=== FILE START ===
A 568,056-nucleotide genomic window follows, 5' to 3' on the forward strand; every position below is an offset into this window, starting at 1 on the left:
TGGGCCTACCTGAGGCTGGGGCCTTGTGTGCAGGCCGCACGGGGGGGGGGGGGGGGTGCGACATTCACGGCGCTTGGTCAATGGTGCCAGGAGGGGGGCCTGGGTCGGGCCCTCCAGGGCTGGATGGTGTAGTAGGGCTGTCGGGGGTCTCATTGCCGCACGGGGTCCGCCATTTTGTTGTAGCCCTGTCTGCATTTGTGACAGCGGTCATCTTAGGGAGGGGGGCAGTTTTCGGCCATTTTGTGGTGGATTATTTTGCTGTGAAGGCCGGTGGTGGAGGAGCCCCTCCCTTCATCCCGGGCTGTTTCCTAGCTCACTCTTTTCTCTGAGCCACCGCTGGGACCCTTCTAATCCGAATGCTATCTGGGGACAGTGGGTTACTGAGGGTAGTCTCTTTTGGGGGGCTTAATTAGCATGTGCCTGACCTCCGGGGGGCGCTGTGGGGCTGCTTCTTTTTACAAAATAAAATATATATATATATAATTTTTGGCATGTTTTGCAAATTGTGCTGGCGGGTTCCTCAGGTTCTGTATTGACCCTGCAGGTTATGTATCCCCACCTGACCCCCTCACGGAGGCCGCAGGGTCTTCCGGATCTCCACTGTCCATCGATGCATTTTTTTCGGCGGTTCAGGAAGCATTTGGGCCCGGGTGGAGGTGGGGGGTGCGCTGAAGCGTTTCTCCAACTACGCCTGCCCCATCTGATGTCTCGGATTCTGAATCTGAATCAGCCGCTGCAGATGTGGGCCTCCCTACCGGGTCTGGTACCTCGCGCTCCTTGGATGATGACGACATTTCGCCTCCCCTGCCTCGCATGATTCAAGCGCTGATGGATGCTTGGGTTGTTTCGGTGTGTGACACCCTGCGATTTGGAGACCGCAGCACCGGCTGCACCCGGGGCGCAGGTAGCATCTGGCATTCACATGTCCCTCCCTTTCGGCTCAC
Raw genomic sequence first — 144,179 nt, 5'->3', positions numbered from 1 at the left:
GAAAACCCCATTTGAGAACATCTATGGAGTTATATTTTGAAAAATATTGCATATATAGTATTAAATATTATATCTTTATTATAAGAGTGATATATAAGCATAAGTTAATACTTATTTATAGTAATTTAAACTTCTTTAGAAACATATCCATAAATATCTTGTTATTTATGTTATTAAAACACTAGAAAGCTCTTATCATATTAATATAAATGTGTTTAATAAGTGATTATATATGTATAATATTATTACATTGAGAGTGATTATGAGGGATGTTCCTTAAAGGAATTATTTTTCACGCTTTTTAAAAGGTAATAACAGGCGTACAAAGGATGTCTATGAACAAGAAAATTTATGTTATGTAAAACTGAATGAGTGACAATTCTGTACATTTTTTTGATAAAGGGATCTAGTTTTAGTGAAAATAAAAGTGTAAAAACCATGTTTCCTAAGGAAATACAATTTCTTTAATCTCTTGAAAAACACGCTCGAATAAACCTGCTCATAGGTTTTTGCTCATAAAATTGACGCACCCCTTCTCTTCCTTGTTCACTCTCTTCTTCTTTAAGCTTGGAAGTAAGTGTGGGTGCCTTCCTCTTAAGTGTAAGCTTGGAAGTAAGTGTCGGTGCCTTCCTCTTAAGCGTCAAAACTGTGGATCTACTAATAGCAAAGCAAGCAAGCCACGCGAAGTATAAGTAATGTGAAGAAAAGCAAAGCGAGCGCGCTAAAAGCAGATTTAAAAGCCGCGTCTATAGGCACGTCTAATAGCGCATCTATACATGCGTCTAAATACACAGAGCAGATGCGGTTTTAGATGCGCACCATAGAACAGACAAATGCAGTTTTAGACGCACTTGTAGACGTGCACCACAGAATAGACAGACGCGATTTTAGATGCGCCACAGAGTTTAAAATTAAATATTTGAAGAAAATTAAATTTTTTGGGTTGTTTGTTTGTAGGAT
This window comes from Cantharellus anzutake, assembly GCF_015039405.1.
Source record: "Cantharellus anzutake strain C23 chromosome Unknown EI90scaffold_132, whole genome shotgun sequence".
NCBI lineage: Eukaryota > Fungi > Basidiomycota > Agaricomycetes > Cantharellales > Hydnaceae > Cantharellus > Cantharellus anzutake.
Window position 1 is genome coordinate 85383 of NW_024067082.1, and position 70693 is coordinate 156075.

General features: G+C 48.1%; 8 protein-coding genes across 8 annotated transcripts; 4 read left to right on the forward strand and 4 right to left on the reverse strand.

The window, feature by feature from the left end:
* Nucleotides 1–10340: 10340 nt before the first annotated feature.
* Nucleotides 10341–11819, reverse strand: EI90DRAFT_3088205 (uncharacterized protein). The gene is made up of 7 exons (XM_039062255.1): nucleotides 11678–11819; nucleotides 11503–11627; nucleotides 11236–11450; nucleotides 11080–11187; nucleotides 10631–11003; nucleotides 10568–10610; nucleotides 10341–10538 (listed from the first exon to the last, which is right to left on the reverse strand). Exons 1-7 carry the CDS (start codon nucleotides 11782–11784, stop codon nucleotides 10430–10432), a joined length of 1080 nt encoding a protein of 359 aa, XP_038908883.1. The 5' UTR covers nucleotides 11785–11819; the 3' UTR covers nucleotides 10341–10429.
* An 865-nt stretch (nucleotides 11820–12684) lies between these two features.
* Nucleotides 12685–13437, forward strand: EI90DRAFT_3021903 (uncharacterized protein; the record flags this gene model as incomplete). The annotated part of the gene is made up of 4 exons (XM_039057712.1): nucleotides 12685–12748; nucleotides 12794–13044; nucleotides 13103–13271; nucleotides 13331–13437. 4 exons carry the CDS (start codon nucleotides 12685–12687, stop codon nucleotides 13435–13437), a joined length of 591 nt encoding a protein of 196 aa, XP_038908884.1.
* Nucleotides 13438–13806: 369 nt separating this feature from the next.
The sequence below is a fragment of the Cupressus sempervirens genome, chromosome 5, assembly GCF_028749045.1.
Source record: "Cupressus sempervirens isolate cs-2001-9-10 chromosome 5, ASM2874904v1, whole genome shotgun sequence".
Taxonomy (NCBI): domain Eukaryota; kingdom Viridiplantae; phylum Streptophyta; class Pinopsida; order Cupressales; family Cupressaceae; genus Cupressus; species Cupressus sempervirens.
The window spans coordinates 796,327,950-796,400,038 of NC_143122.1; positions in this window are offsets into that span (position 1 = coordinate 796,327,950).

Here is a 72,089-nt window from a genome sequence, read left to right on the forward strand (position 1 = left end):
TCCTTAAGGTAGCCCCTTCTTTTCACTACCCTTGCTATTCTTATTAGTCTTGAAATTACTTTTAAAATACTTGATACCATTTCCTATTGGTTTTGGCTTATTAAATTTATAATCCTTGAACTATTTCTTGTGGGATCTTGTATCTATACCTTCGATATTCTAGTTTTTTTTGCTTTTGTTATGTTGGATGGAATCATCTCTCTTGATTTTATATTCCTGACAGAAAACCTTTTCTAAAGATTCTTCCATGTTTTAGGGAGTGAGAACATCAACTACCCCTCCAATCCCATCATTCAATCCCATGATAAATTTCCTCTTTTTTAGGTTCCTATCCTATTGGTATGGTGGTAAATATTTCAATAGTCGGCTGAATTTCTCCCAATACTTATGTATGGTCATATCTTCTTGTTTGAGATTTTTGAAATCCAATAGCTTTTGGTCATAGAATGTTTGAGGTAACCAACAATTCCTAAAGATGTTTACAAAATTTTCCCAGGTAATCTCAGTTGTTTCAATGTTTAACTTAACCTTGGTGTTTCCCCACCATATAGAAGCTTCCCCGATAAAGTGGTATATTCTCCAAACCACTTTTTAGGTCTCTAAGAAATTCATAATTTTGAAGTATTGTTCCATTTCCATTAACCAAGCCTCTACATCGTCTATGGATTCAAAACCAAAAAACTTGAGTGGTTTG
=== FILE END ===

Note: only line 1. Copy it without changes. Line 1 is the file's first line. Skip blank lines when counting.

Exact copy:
A 568,056-nucleotide genomic window follows, 5' to 3' on the forward strand; every position below is an offset into this window, starting at 1 on the left: